Since E. Koken in 1884 observed that each species of Teleostean fish is characterised
by having otoliths with particular characteristics (shape and size), otolith morphology
has been studied in order to identify species and fauna fossils, study the diets of
ictiovorous species from stomach contents as well as being used in archaeological
studies. Otolith sagittae are also used to identify intraspecific (determining populations in a
species) and interspecific (establishing affinities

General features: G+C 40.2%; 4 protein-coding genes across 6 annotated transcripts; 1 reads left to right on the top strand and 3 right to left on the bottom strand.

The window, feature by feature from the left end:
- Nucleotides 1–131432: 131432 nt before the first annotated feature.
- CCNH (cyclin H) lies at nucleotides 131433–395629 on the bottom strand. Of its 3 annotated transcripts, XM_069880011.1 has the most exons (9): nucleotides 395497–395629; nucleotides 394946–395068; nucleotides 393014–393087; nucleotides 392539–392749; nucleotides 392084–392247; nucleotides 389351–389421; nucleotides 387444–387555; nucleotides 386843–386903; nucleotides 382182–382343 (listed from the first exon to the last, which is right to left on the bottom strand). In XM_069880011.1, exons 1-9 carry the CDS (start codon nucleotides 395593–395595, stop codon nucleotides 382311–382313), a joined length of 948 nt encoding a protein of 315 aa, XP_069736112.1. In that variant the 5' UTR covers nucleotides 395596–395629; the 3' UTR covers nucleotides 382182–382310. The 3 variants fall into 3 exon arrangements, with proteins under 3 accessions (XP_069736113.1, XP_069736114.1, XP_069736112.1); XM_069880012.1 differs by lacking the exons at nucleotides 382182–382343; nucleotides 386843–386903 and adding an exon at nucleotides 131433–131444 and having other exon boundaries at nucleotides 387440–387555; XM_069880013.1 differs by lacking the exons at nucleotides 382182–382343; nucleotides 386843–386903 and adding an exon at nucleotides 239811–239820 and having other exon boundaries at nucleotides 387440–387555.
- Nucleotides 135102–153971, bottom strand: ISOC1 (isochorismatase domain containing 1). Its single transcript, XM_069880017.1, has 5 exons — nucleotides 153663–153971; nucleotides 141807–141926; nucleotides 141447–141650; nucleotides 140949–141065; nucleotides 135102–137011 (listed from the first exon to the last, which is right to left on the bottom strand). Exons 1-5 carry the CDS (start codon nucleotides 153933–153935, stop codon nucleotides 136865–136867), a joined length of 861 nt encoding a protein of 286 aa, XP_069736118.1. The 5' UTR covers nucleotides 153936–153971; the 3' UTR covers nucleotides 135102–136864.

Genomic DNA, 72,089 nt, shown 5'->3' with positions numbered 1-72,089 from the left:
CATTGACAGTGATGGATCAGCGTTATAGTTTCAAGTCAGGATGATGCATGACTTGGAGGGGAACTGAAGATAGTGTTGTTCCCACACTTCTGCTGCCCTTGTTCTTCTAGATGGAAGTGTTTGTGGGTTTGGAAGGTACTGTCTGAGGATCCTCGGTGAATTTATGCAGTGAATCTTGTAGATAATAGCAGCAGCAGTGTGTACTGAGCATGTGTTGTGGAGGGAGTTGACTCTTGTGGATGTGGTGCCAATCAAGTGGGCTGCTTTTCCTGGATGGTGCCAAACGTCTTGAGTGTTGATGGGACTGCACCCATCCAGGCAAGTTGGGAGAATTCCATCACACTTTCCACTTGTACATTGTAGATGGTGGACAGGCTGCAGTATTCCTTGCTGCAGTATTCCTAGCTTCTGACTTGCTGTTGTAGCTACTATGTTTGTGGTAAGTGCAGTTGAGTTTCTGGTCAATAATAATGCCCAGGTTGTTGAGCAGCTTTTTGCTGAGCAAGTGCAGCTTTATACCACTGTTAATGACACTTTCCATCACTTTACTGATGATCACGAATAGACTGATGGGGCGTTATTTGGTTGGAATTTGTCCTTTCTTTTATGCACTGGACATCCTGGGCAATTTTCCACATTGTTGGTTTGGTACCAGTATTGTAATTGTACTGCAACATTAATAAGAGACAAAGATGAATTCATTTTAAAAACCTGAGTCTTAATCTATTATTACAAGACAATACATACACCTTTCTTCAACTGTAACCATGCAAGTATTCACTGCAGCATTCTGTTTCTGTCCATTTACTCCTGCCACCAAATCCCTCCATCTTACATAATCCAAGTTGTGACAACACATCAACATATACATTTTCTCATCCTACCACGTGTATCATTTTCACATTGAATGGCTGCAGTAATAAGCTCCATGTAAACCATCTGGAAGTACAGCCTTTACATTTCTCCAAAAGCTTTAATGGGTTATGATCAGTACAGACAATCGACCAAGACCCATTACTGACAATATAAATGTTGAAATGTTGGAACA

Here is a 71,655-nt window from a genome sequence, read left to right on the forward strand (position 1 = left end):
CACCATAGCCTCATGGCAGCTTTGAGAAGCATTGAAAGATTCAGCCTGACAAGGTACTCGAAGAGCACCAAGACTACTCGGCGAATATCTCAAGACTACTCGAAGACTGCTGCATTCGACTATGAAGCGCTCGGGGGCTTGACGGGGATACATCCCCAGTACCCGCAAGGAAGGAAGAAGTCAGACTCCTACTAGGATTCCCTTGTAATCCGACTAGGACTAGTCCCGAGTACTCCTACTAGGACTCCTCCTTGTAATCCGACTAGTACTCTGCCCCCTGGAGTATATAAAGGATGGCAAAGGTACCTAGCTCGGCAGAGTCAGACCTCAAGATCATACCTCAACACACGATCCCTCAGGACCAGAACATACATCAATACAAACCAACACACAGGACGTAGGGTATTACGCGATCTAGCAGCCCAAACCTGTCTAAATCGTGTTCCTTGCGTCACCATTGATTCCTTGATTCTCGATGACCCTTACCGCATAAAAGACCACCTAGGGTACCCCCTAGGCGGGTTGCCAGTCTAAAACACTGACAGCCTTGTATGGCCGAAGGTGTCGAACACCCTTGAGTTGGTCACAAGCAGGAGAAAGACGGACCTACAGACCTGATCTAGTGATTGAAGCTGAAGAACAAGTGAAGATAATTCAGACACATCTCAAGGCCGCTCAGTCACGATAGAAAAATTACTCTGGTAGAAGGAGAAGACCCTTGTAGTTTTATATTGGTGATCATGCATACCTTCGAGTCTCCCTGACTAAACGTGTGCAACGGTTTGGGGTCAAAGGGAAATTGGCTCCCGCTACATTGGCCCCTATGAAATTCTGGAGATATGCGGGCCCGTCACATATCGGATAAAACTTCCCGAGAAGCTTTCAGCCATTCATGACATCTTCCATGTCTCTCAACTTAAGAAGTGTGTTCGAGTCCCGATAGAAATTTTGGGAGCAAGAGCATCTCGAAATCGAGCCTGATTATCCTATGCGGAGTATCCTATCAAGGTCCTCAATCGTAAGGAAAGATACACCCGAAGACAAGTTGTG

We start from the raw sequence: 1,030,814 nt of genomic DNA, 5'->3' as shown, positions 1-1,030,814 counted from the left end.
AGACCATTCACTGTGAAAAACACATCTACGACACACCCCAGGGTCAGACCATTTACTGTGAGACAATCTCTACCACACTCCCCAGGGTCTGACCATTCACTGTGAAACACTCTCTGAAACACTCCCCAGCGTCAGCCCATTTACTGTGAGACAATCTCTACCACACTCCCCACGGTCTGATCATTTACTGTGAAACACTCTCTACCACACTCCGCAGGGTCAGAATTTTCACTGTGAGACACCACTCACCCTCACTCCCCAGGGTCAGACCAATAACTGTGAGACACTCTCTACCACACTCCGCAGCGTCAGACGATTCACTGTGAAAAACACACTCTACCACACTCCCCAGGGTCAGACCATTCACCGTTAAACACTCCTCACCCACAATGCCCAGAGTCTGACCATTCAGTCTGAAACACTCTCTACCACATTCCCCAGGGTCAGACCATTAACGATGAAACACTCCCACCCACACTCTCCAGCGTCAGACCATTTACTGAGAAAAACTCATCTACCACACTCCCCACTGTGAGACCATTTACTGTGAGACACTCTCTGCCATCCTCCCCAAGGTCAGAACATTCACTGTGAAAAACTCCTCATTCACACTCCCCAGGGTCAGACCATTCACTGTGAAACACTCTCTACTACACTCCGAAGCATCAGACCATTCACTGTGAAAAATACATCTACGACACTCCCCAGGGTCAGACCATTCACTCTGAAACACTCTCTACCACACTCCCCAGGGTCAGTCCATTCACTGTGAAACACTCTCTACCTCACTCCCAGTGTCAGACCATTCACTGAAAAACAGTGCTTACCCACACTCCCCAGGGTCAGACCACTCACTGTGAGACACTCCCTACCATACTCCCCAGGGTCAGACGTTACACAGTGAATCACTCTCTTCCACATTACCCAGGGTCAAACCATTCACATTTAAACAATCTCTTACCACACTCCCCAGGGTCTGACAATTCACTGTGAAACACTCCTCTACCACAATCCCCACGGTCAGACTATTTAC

and differences between species) relations.
Morphological diversity (size and shape) of
Moreover, otolith growth is closely related to the fish's growth and the environmental
changes in the fish's habitat. The variation in the proportions of the components that
make up the otolith causes the growth rings to form, following a daily and seasonal
periodicity. This characteristic is used to determine the age of fish and is very
useful in studies on growth, recruitment and mortality, which are necessary for
learning about population dynamics. Other current studies focus on the chemical
composition and the microstructures of otoliths and their relationship to the environment.
Annual growth rings in Gadus